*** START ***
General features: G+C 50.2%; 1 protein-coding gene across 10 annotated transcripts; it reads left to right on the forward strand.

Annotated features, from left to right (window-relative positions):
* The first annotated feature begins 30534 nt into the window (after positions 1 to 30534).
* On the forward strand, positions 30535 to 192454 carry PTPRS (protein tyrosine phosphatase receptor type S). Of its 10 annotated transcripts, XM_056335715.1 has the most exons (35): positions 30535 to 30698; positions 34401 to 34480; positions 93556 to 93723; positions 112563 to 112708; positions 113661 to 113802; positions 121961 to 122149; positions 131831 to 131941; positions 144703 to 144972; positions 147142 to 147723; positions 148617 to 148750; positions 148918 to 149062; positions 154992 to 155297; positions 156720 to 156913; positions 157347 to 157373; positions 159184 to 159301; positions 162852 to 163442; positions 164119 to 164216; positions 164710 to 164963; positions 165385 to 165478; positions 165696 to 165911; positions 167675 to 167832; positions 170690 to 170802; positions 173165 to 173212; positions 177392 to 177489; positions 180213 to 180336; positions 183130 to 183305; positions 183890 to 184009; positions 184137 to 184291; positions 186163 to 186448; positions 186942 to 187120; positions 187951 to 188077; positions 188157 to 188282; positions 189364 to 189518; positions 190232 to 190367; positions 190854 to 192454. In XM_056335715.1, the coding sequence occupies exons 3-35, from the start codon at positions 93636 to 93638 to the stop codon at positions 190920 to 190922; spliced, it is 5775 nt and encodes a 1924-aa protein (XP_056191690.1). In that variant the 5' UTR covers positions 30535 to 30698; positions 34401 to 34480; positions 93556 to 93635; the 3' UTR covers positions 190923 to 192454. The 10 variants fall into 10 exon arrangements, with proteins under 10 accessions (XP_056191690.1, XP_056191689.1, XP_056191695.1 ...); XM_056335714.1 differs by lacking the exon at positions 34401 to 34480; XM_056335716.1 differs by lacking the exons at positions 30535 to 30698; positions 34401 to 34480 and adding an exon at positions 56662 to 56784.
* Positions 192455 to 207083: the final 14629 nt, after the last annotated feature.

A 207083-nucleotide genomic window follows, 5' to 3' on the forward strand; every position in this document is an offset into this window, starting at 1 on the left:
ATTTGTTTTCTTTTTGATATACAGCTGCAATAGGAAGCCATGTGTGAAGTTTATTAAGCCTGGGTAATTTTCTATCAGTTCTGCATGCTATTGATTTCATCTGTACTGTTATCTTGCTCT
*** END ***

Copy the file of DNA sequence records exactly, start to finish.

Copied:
General features: G+C 50.2%; 1 protein-coding gene across 10 annotated transcripts; it reads left to right on the forward strand.

Annotated features, from left to right (window-relative positions):
* The first annotated feature begins 30534 nt into the window (after positions 1 to 30534).
* On the forward strand, positions 30535 to 192454 carry PTPRS (protein tyrosine phosphatase receptor type S). Of its 10 annotated transcripts, XM_056335715.1 has the most exons (35): positions 30535 to 30698; positions 34401 to 34480; positions 93556 to 93723; positions 112563 to 112708; positions 113661 to 113802; positions 121961 to 122149; positions 131831 to 131941; positions 144703 to 144972; positions 147142 to 147723; positions 148617 to 148750; positions 148918 to 149062; positions 154992 to 155297; positions 156720 to 156913; positions 157347 to 157373; positions 159184 to 159301; positions 162852 to 163442; positions 164119 to 164216; positions 164710 to 164963; positions 165385 to 165478; positions 165696 to 165911; positions 167675 to 167832; positions 170690 to 170802; positions 173165 to 173212; positions 177392 to 177489; positions 180213 to 180336; positions 183130 to 183305; positions 183890 to 184009; positions 184137 to 184291; positions 186163 to 186448; positions 186942 to 187120; positions 187951 to 188077; positions 188157 to 188282; positions 189364 to 189518; positions 190232 to 190367; positions 190854 to 192454. In XM_056335715.1, the coding sequence occupies exons 3-35, from the start codon at positions 93636 to 93638 to the stop codon at positions 190920 to 190922; spliced, it is 5775 nt and encodes a 1924-aa protein (XP_056191690.1). In that variant the 5' UTR covers positions 30535 to 30698; positions 34401 to 34480; positions 93556 to 93635; the 3' UTR covers positions 190923 to 192454. The 10 variants fall into 10 exon arrangements, with proteins under 10 accessions (XP_056191690.1, XP_056191689.1, XP_056191695.1 ...); XM_056335714.1 differs by lacking the exon at positions 34401 to 34480; XM_056335716.1 differs by lacking the exons at positions 30535 to 30698; positions 34401 to 34480 and adding an exon at positions 56662 to 56784.
* Positions 192455 to 207083: the final 14629 nt, after the last annotated feature.

A 207083-nucleotide genomic window follows, 5' to 3' on the forward strand; every position in this document is an offset into this window, starting at 1 on the left:
ATTTGTTTTCTTTTTGATATACAGCTGCAATAGGAAGCCATGTGTGAAGTTTATTAAGCCTGGGTAATTTTCTATCAGTTCTGCATGCTATTGATTTCATCTGTACTGTTATCTTGCTCT